Some will discover the Noyo via a journey into the "Working South Harbor." A drive down South Harbor Drive affords one the perspective of the workings of Noyo Harbor. Drive with your windows down and you will hear the sounds of a working fishing harbor - the clanking of boat repair, fishermen/women directing their crew or telling stories of the one that got away, gulls whining, sea lions barking, and in the summer the osprey calling. A special treat is the aroma of Thanksgiving Coffee being roasted.

Driving one may see the "Coasties" (US Coast Guard seamen/seawomen) doing their physical training - jogging or playing football or volleyball. Past the coastguard station, one comes to the boat basin which houses the majority of the Noyo's Fleet. It is fun to stop and take a look at the variety of craft some of which are from many years ago.

Driving past the boat basin, one comes to a large parking area and the south boat basin launch ramp. During salmon season, this parking lot is full with trucks and empty boat trailers. Other times, it is a great spot to pull over and stretch the legs and look around. There is a short walkway with a railing that is a good spot to see where the Noyo transitions from a coastal to wooded ecosystem.

Many make the mistake of turning around at the south boat basin parking area and miss one of Fort Bragg and Noyo Harbor's interesting off the beaten path locations - Dolphin Isle Marina. To get to Dolphin Isle, follow the private road that is tucked away in the back corner of the parking lot.

Dolphin Isle is the old marina that dates pre1960's. It now houses some commercial and sport boats. It is also an RV park with a deli/store and the home of a couple of businesses including Liquid Fusion Kayaking. Dolphin Isle is just over a mile away from the ocean and has its own climate. In the summer and fall, it is a good spot to escape the coastal fog that hovers on the coast. In the spring, one can escape the gusty northwestern winds and winter is the time to enjoy the warmth of the deli with a fresh cup of Thanksgiving Coffee or a bowl of Sandy's homemade soup.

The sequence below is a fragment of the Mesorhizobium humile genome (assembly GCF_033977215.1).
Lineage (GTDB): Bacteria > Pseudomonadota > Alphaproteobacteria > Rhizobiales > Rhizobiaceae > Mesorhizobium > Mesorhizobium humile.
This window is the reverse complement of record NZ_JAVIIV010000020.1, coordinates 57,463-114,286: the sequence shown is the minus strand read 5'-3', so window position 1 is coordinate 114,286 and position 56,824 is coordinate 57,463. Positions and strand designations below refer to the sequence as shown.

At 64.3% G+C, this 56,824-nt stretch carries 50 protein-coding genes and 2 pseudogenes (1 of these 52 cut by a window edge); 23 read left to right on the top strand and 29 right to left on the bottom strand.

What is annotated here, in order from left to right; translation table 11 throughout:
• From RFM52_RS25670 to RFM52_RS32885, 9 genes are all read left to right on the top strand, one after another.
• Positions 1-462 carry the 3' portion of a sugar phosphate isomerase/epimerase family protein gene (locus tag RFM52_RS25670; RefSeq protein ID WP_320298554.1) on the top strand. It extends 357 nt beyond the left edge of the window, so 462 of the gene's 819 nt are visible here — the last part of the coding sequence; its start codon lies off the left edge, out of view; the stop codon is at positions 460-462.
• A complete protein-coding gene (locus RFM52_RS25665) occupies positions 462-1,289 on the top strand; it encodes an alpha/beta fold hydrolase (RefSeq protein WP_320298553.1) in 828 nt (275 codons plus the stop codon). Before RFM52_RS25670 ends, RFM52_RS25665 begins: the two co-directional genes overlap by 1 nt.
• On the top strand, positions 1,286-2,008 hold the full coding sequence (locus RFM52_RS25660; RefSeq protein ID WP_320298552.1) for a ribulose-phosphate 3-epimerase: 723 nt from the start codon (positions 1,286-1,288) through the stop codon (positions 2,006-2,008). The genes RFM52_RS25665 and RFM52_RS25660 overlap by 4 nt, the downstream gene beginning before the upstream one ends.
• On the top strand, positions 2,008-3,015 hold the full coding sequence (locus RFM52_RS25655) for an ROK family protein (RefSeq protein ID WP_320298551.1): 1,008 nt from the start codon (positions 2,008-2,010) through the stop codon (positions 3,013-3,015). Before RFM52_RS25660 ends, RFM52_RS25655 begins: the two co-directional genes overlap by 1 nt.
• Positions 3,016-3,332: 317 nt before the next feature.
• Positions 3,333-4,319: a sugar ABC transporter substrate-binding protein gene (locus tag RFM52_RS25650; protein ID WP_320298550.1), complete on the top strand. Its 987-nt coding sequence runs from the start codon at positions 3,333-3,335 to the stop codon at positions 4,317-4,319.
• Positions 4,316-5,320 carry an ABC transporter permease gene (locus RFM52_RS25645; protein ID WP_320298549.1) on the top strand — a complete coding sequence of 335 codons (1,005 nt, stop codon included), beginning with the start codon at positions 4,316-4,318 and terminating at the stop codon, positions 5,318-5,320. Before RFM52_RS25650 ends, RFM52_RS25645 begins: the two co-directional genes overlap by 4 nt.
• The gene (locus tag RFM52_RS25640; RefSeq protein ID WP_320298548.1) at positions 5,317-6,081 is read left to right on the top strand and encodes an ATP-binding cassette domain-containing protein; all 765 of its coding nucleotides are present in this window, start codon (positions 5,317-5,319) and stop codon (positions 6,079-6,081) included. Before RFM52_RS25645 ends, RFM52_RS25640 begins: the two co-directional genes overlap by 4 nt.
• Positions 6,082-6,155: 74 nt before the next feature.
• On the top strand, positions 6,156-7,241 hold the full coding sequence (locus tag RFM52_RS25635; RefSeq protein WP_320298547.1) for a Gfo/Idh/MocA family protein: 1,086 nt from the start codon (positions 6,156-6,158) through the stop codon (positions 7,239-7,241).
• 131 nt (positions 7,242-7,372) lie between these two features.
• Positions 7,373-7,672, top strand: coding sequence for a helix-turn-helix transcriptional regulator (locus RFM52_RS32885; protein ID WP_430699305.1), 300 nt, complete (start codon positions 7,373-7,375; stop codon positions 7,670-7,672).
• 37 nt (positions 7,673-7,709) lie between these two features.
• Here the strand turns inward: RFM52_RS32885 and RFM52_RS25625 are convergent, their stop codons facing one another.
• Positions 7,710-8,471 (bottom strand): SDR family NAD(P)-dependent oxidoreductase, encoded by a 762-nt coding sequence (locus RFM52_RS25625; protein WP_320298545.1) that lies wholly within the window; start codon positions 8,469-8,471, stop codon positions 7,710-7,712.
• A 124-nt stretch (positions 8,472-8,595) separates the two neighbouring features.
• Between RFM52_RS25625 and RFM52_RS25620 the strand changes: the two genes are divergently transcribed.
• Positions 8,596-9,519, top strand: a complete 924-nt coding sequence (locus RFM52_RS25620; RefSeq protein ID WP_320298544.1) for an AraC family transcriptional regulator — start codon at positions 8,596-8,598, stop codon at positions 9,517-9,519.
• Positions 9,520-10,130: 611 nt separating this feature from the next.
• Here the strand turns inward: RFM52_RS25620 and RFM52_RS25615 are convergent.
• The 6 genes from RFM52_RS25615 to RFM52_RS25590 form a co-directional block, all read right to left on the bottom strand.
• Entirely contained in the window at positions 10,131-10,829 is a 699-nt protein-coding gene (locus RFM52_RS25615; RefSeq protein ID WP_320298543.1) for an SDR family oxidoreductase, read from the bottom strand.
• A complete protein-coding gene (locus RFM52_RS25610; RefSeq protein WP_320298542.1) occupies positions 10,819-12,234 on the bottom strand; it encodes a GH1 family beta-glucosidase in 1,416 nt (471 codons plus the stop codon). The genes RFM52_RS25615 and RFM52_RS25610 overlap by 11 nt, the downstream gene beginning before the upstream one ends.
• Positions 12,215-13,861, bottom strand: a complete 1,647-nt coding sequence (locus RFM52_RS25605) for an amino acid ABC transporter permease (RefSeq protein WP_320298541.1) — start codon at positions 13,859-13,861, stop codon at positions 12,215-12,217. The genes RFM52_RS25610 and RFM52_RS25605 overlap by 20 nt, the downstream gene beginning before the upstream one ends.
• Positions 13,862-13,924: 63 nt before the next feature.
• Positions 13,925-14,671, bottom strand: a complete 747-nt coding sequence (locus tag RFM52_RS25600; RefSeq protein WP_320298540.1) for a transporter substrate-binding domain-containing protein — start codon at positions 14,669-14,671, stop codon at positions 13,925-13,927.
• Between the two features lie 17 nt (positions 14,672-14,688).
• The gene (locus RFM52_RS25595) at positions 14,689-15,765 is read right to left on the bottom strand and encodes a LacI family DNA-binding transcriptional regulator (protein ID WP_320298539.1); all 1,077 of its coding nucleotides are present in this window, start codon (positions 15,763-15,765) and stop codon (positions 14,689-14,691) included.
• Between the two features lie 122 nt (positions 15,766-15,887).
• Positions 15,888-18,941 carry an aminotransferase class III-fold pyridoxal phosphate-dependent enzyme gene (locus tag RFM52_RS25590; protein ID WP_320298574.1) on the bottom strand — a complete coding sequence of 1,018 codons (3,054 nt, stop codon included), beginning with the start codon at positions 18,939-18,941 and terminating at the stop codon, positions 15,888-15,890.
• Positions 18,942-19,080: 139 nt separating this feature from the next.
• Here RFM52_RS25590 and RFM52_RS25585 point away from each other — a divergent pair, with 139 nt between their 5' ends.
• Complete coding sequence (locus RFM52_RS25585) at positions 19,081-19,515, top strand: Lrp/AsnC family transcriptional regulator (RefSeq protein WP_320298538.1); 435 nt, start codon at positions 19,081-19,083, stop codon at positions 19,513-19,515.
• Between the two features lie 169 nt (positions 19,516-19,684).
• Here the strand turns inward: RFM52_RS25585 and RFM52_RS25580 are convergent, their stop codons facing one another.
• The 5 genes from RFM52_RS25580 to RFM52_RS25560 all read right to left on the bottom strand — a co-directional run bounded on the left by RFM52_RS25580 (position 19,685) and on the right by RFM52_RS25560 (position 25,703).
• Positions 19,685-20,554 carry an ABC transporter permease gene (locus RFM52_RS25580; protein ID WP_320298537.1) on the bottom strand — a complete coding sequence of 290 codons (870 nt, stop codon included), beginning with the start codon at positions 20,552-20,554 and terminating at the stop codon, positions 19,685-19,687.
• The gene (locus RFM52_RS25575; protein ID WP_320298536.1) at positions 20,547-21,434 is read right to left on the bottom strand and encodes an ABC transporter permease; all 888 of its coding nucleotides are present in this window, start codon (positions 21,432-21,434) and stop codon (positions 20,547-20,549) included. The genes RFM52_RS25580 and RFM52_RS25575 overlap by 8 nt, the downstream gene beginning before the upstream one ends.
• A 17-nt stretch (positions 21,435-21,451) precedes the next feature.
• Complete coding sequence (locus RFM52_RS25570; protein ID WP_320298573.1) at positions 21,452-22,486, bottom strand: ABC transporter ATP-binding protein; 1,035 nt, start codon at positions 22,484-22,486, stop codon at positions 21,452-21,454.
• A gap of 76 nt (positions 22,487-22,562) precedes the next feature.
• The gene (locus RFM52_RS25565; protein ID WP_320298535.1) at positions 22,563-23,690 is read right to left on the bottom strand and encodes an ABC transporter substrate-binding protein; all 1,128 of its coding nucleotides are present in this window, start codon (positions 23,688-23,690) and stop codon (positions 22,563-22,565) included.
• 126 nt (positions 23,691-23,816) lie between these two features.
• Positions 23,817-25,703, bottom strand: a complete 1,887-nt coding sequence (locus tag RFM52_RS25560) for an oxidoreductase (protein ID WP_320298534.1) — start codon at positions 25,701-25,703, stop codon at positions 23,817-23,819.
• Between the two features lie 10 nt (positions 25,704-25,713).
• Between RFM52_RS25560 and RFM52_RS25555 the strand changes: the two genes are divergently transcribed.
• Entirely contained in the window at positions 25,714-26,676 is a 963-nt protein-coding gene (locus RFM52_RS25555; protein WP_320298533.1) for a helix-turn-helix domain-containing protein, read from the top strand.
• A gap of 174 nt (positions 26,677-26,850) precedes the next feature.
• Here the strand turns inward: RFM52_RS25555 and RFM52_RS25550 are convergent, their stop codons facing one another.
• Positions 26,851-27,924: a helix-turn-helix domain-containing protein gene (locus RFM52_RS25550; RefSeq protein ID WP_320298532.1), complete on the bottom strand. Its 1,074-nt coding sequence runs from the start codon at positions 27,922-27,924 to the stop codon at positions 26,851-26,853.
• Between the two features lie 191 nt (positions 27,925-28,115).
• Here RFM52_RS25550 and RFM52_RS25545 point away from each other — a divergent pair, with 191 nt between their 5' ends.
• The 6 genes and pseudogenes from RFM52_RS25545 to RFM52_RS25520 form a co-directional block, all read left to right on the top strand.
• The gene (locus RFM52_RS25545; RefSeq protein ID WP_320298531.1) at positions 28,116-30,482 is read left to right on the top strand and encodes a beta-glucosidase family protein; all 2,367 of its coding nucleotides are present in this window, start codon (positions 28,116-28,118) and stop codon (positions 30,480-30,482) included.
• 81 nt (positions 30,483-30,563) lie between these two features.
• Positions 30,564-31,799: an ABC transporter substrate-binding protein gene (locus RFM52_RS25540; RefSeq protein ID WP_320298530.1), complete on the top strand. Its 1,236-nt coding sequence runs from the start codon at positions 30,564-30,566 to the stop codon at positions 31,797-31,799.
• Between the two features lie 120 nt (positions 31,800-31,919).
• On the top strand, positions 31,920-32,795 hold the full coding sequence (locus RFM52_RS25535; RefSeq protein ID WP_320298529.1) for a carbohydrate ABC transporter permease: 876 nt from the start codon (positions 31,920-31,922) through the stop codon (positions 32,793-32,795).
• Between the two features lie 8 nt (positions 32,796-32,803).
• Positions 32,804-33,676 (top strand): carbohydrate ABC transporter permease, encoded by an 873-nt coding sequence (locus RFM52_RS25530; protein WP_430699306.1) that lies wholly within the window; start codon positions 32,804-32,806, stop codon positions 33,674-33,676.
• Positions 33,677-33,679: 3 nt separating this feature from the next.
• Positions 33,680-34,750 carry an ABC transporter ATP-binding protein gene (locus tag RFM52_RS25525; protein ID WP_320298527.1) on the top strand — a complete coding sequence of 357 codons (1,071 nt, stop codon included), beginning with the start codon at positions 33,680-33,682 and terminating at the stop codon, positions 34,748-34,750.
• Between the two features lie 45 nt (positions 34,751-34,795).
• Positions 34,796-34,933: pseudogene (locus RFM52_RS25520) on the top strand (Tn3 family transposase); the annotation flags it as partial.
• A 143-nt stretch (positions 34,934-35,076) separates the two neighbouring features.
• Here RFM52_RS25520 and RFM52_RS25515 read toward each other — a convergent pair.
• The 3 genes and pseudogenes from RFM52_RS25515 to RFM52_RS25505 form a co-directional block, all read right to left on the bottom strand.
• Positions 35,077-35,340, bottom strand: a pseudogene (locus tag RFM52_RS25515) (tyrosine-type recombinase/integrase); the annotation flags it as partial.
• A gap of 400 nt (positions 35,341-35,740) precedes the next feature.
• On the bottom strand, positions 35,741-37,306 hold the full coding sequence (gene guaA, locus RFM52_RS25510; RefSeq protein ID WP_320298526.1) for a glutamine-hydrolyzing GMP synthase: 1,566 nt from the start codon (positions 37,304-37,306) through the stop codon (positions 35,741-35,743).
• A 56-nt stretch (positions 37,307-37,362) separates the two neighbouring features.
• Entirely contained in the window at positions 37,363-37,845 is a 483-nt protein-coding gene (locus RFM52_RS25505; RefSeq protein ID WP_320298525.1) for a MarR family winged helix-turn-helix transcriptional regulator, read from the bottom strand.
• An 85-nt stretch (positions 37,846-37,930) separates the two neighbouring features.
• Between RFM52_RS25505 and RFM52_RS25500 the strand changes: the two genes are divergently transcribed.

Dolphin Isle is a great spot for wildlife watching and there are many days when the to-do list doesn't get accomplished because of special wildlife sitings from river otters hunting to baby birds and garter snakes. Or sometimes, it is just nice to bask in the sun by the river and read a book and enjoy some local North Coast Brews.

Dolphin Isle is a quirky spot with a sub-culture of its own and not one that everyone appreciates. I personally love it there. Dolphin Isle is also where the Noyo loses its feel as a fishing harbor and becomes a peaceful estuary that is best explored on the the water.

Stay tuned for the wonders and delights of paddling the Noyo.

Thursday, February 9, 2012

Black Trumpets, Hedgehogs and Yellow Feet

Black Trumpets, Hedgehogs, and Yellow Feet - Sounds like a Dr. Seuss tale. We should probably call it Cate in Wonderland.

We have been having a phenomenal stretch of weather on the Mendocino Coast. Many of us are a bit concerned at the lack of rain, but it's hard to complain when it has been sunny and flirting with the 70 degree mark. The surf has been tantalizing but mostly too big for me to get out and play. Between a major painting project and some office work, I have been escaping into the forest for some mountain biking and mushroom hunting.

Hedgehogs (Hydnum umbilicatum) and Yellow Feet (Cantharellus tubaeformis) have been out in force since December and decorate the forest floor like wildflowers in a meadow. I love the peppery flavor and texture of Hedgehogs and the earthly rich flavor of Yellow Feet. Although they seem to be ALL over the place, I have been passing many of them up to save room in my pack.

Fresh winter time treats from the garden and the forest.

Dark and deeeply camoflauged among leaves and forest duff lurk shy and elusive bouquets of black trumpets (Craterellus cornucopioides). They are so shy that their aura is blurred in this photo - be sure to check the link for a better view of them.

These delicate delights have been the object of my recent forays and one of my favorite toppings on homemade pizza.

Cate's homemade pizza with fresh hedgehogs on the left half and black trumpets on the right half.